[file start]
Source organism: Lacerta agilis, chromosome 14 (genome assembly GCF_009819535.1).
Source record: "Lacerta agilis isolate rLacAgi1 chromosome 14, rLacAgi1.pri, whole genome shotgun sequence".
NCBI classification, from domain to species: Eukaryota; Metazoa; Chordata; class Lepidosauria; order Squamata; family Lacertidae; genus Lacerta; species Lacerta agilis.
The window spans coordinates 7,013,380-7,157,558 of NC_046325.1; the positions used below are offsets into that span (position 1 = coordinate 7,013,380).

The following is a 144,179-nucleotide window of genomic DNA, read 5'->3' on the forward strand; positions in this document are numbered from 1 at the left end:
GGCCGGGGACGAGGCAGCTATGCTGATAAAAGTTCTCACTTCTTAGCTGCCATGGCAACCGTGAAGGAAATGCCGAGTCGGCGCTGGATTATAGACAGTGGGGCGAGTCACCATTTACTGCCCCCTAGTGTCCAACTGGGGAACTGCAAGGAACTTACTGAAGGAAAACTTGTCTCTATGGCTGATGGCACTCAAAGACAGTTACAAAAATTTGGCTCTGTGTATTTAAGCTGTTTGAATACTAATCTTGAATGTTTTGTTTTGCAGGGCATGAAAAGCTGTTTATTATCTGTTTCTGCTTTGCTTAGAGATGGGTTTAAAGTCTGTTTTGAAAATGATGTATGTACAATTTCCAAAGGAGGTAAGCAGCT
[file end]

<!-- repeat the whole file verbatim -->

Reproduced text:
Source organism: Lacerta agilis, chromosome 14 (genome assembly GCF_009819535.1).
Source record: "Lacerta agilis isolate rLacAgi1 chromosome 14, rLacAgi1.pri, whole genome shotgun sequence".
NCBI classification, from domain to species: Eukaryota; Metazoa; Chordata; class Lepidosauria; order Squamata; family Lacertidae; genus Lacerta; species Lacerta agilis.
The window spans coordinates 7,013,380-7,157,558 of NC_046325.1; the positions used below are offsets into that span (position 1 = coordinate 7,013,380).

The following is a 144,179-nucleotide window of genomic DNA, read 5'->3' on the forward strand; positions in this document are numbered from 1 at the left end:
GGCCGGGGACGAGGCAGCTATGCTGATAAAAGTTCTCACTTCTTAGCTGCCATGGCAACCGTGAAGGAAATGCCGAGTCGGCGCTGGATTATAGACAGTGGGGCGAGTCACCATTTACTGCCCCCTAGTGTCCAACTGGGGAACTGCAAGGAACTTACTGAAGGAAAACTTGTCTCTATGGCTGATGGCACTCAAAGACAGTTACAAAAATTTGGCTCTGTGTATTTAAGCTGTTTGAATACTAATCTTGAATGTTTTGTTTTGCAGGGCATGAAAAGCTGTTTATTATCTGTTTCTGCTTTGCTTAGAGATGGGTTTAAAGTCTGTTTTGAAAATGATGTATGTACAATTTCCAAAGGAGGTAAGCAGCT